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Employee Responsibilities and Rights Journal

, Volume 31, Issue 4, pp 225–237 | Cite as

The Crime of Radical Industrial Unionism

  • Ahmed WhiteEmail author
Article
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Abstract

A great deal of scholarship documents the history of antiradical repression in the United States. But this literature remains incomplete, particularly regarding the role of state laws and state authorities in undermining campaigns for radical industrial unionism in the first half of the Twentieth Century. This essay addresses this issue, describing how state-level sedition laws were used against the Industrial Workers of the World and communist unions, while also highlighting how progressive politicians and jurists joined with the capitalist sponsors of these laws and their conservative allies in government in promoting these efforts. While it avoids suggesting that such prosecutions were the only, or even primary, reasons for the demise of radical industrial unionism, this essay argues that the history of these laws must feature prominently in any attempt to understand this movement’s tragic fate and to comprehend the role of the state in labor history.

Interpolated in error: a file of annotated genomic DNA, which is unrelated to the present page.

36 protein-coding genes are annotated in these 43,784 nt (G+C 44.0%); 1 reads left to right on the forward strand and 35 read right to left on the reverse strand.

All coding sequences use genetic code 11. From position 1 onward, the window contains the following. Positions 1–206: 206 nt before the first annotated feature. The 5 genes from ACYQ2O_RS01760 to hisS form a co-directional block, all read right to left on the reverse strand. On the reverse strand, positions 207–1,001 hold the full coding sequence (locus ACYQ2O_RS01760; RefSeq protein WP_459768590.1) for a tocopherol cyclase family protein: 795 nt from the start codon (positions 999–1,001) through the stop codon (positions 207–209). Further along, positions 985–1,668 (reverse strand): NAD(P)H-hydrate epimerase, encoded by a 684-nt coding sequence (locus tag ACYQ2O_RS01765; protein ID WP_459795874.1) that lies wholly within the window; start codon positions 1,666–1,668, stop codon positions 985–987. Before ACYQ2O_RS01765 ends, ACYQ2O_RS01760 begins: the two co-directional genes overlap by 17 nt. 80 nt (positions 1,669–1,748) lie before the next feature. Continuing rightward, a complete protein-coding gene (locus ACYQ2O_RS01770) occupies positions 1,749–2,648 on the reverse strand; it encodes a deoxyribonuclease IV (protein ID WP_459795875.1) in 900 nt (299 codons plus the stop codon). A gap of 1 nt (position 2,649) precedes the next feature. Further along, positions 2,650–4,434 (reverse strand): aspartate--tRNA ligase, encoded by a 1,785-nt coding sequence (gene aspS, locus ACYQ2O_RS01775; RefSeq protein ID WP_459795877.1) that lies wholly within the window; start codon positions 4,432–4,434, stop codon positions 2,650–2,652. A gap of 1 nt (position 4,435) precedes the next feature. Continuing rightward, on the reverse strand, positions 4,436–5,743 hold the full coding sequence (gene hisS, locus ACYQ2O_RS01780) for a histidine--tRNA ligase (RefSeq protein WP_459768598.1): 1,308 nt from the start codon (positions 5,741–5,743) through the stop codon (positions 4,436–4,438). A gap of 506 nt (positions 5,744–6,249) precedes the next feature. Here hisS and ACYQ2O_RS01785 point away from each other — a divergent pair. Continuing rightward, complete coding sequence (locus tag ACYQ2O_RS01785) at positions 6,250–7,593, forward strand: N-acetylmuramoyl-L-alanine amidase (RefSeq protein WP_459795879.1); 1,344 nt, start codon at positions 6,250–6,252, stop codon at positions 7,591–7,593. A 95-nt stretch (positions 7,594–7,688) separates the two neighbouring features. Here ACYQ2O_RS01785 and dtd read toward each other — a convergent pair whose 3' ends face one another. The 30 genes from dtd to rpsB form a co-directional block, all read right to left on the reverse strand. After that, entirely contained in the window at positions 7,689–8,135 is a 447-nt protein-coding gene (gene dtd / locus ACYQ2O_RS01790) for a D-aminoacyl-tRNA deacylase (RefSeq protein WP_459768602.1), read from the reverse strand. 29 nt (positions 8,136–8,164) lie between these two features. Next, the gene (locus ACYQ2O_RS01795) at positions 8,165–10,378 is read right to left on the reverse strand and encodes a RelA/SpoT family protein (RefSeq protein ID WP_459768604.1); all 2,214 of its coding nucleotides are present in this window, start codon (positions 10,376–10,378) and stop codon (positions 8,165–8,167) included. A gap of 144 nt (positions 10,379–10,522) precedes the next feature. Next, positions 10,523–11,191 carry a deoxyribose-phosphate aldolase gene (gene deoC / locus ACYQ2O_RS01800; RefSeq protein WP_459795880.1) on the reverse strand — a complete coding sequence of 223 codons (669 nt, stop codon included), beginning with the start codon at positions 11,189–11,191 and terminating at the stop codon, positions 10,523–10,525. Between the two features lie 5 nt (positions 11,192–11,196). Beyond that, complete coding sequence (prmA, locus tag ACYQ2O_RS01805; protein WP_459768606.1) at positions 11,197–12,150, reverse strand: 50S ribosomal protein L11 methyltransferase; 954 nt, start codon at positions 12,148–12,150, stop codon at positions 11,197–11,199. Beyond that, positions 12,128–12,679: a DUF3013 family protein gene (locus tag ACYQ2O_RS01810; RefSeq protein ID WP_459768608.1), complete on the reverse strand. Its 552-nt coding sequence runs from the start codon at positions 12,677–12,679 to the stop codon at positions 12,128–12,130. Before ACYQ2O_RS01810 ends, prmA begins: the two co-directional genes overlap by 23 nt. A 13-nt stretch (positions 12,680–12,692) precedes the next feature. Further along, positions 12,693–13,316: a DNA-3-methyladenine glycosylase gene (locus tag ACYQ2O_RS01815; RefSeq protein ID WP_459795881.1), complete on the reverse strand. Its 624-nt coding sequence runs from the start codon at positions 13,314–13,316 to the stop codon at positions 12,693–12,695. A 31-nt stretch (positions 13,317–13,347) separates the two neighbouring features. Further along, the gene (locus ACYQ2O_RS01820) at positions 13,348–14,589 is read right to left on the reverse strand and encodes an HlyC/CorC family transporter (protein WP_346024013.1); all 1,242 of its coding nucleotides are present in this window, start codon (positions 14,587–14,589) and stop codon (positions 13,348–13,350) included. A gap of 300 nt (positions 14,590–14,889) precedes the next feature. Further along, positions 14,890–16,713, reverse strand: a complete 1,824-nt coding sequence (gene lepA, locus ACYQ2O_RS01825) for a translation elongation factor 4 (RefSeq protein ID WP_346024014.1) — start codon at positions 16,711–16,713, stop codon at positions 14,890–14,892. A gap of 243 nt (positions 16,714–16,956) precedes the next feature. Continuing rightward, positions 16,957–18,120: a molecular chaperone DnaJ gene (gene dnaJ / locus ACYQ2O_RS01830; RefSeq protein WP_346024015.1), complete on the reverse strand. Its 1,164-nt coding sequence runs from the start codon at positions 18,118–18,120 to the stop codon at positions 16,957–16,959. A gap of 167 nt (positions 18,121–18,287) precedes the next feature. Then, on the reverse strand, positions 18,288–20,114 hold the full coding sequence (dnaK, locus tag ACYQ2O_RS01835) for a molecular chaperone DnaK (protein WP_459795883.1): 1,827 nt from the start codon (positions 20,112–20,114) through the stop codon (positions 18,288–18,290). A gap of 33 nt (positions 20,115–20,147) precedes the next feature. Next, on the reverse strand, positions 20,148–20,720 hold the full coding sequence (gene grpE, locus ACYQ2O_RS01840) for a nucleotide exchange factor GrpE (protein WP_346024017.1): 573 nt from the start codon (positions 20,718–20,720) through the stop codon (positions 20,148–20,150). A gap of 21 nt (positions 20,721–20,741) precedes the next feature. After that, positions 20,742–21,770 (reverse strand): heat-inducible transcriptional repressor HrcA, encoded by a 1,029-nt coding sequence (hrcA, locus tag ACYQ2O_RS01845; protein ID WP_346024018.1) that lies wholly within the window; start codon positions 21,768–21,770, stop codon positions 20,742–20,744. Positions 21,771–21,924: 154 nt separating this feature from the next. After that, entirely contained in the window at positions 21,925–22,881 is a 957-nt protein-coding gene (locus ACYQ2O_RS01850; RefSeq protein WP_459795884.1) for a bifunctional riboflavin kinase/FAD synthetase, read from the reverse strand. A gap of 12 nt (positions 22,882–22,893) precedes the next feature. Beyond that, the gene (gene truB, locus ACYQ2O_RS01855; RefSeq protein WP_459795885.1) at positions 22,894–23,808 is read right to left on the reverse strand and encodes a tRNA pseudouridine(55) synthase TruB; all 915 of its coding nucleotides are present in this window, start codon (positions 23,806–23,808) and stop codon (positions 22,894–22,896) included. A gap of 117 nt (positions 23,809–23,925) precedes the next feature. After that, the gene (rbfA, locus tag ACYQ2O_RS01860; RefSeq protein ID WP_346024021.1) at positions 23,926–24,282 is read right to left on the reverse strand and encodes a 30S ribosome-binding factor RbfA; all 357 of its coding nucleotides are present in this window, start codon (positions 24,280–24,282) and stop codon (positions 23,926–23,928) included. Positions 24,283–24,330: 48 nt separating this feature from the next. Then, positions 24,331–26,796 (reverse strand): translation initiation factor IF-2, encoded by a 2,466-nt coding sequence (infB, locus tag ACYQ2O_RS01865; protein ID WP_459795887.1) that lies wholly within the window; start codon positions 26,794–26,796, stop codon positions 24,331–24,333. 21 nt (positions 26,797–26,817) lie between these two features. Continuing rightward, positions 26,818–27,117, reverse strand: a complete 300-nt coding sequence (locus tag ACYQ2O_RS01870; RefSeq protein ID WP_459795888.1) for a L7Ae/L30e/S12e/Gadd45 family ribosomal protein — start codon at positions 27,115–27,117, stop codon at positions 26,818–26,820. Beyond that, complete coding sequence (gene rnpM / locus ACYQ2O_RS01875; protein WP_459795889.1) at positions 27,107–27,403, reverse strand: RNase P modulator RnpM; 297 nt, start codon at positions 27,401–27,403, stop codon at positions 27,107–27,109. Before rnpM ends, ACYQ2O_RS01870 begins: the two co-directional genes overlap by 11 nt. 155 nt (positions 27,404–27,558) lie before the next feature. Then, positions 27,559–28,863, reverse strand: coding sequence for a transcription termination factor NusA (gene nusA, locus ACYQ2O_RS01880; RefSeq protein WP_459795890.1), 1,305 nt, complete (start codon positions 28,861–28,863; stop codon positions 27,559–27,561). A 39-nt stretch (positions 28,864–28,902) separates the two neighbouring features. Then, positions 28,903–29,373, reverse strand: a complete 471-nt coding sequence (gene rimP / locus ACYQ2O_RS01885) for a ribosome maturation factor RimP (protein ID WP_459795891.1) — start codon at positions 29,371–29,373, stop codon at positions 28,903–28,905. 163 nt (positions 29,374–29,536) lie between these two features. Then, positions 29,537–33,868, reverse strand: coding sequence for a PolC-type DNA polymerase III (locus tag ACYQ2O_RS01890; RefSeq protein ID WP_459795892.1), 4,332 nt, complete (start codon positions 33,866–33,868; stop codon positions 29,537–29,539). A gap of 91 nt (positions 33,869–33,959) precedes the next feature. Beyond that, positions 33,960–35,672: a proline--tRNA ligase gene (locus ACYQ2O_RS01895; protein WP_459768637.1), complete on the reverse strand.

Keywords

Industrial unionism Labor repression Civil liberties Progressivism 

Notes

Compliance with Ethical Standards

Conflict of Interest

The authors declare that they have no conflicts of interest.

Ethics Approval and Consent to Participate

This article does not contain any studies with human participants or animals performed by either of the authors. There were no individual participants in this study and, thus, informed consent does not apply to this study.

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Copyright information

© Springer Science+Business Media, LLC, part of Springer Nature 2019

Authors and Affiliations

  1. 1.University of Colorado School of LawBoulderUSA

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